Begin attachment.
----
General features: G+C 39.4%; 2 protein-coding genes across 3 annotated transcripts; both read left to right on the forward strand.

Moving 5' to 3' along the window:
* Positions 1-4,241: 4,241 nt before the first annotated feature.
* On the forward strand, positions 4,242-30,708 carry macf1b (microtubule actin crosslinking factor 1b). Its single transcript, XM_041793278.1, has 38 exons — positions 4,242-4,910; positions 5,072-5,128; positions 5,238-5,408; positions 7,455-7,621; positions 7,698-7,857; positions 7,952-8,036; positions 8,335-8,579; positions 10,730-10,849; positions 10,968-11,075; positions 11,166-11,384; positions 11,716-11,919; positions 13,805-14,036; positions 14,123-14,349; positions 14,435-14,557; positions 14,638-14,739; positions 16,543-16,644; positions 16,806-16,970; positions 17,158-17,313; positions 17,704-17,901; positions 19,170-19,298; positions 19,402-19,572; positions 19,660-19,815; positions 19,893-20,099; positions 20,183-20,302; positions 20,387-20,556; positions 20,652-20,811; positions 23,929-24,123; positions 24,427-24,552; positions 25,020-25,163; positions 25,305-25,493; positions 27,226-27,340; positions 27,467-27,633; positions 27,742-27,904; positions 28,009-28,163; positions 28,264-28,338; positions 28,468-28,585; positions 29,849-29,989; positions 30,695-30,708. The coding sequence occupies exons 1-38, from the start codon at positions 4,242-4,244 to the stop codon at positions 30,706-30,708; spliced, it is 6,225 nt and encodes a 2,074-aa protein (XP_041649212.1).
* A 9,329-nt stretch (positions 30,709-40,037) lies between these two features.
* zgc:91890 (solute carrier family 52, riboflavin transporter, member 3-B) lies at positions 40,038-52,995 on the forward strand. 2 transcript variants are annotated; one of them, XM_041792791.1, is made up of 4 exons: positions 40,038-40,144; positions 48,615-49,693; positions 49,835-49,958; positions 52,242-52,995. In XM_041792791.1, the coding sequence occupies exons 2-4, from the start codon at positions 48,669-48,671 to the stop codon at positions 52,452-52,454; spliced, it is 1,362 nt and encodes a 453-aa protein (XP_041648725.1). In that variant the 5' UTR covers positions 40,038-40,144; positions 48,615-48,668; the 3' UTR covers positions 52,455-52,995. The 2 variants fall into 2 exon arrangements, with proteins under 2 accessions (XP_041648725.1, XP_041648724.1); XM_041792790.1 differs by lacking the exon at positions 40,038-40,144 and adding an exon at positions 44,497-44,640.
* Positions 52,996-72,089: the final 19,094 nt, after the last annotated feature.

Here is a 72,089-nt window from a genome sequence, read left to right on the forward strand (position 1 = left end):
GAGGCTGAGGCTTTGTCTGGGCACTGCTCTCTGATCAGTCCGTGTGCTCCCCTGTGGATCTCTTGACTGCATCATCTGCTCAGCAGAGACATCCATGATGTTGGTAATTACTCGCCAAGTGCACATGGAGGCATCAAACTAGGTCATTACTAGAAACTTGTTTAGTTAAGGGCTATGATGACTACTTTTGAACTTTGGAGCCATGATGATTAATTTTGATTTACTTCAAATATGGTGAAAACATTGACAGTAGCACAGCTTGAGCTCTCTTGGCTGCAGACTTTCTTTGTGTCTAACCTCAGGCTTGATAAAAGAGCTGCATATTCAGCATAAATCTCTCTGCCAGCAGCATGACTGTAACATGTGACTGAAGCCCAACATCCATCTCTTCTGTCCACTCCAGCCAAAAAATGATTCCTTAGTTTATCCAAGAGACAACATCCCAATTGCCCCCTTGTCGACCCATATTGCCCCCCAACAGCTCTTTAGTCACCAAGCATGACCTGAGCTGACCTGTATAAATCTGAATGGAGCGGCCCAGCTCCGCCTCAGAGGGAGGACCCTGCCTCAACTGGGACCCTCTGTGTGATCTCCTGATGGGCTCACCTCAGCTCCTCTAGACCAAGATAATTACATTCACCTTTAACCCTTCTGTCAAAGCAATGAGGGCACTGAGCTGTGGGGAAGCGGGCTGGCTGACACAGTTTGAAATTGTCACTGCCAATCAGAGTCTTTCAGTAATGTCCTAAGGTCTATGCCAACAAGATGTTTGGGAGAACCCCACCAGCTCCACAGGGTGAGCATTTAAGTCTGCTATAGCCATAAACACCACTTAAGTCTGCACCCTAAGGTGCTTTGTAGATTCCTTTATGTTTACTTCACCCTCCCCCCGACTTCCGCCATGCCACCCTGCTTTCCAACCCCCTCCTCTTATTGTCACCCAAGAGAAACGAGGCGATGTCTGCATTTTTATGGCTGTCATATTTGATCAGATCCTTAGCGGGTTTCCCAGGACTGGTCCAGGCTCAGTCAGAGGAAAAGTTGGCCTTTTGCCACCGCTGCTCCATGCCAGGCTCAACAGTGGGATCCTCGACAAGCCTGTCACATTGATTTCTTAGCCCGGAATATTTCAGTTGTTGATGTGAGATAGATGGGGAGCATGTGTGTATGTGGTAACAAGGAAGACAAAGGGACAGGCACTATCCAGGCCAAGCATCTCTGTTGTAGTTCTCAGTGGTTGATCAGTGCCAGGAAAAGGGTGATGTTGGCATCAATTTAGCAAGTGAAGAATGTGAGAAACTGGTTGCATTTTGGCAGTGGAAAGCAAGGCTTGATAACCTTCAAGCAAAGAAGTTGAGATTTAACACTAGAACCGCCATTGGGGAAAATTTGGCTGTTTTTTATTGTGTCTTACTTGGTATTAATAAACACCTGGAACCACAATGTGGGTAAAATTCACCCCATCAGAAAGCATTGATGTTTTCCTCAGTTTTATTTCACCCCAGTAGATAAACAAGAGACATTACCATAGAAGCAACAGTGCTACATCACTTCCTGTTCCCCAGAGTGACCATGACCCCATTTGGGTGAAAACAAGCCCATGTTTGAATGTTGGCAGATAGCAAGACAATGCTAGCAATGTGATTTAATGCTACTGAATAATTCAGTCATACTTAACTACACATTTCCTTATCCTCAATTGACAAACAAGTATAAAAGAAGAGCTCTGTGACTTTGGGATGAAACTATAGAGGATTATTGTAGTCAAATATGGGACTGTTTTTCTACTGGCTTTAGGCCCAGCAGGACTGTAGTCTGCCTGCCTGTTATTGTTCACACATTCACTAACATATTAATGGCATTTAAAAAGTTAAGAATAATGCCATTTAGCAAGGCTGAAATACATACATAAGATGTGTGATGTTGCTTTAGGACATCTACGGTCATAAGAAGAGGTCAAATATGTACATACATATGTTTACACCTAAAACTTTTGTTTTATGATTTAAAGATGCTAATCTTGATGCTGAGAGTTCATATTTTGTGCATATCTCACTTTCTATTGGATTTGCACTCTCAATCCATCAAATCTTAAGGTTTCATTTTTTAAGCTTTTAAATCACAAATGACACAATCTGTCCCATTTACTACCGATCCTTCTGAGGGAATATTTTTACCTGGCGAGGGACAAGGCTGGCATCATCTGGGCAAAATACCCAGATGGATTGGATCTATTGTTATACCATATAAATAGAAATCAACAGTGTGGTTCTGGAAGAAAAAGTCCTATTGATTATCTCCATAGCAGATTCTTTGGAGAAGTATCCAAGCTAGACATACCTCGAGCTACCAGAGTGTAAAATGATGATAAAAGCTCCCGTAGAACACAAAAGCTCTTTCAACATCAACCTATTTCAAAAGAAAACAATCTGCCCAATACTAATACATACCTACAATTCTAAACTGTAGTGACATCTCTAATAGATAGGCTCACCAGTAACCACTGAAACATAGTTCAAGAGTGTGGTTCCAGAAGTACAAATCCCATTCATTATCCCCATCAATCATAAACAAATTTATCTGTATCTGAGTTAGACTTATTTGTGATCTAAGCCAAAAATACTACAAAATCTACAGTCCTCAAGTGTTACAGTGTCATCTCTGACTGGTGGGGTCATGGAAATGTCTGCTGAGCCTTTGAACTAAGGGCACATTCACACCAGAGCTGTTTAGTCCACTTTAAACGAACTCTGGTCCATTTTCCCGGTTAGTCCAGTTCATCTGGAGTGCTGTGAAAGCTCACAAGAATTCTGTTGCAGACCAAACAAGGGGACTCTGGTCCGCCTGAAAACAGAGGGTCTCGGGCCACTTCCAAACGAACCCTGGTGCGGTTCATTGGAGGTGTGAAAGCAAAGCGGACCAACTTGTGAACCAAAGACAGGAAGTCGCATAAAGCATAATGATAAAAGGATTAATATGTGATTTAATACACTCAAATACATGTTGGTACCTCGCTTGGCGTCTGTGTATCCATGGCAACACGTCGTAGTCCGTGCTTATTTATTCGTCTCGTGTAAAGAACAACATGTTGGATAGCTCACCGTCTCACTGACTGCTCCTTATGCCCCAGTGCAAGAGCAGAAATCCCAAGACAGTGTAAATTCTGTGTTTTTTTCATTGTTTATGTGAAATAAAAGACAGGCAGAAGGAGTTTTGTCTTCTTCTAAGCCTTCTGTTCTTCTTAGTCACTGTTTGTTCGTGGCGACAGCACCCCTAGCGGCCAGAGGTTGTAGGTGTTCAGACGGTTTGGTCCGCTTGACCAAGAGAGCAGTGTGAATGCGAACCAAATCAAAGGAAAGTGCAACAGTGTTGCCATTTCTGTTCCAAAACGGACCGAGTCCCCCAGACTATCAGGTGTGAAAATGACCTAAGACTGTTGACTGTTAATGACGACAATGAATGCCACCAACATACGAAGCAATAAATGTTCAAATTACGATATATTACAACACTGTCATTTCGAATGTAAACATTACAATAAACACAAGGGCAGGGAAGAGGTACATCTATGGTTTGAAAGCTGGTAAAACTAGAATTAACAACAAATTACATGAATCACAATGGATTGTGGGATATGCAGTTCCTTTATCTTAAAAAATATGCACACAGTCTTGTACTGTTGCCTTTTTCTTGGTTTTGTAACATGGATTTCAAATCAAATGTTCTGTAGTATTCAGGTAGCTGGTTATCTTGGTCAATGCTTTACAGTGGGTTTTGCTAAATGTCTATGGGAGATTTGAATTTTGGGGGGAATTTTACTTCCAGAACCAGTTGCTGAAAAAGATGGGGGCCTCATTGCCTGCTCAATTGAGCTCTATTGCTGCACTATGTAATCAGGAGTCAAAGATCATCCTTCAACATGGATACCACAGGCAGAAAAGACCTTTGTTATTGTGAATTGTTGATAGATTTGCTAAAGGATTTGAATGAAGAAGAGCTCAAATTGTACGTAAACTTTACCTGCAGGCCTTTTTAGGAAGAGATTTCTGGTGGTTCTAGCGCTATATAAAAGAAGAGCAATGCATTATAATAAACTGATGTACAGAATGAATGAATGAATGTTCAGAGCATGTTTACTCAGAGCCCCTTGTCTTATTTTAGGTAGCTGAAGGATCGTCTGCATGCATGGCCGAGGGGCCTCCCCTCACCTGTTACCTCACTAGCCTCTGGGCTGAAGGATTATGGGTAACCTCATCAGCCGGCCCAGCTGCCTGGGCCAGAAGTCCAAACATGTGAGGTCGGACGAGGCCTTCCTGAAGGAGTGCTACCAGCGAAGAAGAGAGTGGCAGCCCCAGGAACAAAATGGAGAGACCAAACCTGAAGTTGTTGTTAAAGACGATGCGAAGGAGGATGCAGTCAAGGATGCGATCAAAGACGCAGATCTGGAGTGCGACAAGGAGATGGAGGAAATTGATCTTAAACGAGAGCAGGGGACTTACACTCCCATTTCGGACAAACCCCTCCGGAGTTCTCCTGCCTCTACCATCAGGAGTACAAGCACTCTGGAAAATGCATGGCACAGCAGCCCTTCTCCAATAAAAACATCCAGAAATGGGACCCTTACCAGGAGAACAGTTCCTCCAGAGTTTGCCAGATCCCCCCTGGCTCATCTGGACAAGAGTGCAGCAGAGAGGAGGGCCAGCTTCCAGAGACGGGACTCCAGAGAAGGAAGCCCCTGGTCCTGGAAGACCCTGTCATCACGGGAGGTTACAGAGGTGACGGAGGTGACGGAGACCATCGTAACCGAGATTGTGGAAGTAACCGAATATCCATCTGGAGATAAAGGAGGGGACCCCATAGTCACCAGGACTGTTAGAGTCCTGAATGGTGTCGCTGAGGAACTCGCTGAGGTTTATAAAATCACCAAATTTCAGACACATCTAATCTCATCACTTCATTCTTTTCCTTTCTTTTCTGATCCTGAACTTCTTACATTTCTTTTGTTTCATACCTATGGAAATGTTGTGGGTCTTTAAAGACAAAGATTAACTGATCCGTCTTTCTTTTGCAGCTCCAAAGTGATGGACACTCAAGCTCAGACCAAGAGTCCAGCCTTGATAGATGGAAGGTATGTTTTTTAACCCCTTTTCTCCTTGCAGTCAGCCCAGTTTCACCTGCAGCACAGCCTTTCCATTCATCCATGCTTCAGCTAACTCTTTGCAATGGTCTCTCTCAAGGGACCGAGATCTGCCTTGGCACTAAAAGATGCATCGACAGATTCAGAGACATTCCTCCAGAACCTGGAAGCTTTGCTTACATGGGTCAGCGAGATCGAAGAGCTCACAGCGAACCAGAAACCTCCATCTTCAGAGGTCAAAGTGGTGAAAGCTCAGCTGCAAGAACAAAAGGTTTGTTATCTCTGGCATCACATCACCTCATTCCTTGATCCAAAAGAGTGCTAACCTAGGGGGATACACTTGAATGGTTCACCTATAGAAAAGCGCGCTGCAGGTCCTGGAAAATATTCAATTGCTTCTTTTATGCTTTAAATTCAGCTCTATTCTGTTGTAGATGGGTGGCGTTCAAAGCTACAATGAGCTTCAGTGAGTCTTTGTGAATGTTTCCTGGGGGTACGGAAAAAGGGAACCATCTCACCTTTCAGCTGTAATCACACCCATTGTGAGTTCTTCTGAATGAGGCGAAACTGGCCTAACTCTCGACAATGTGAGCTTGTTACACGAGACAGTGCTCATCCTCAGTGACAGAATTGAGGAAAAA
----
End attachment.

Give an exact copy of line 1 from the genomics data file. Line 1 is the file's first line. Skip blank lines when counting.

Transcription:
General features: G+C 39.4%; 2 protein-coding genes across 3 annotated transcripts; both read left to right on the forward strand.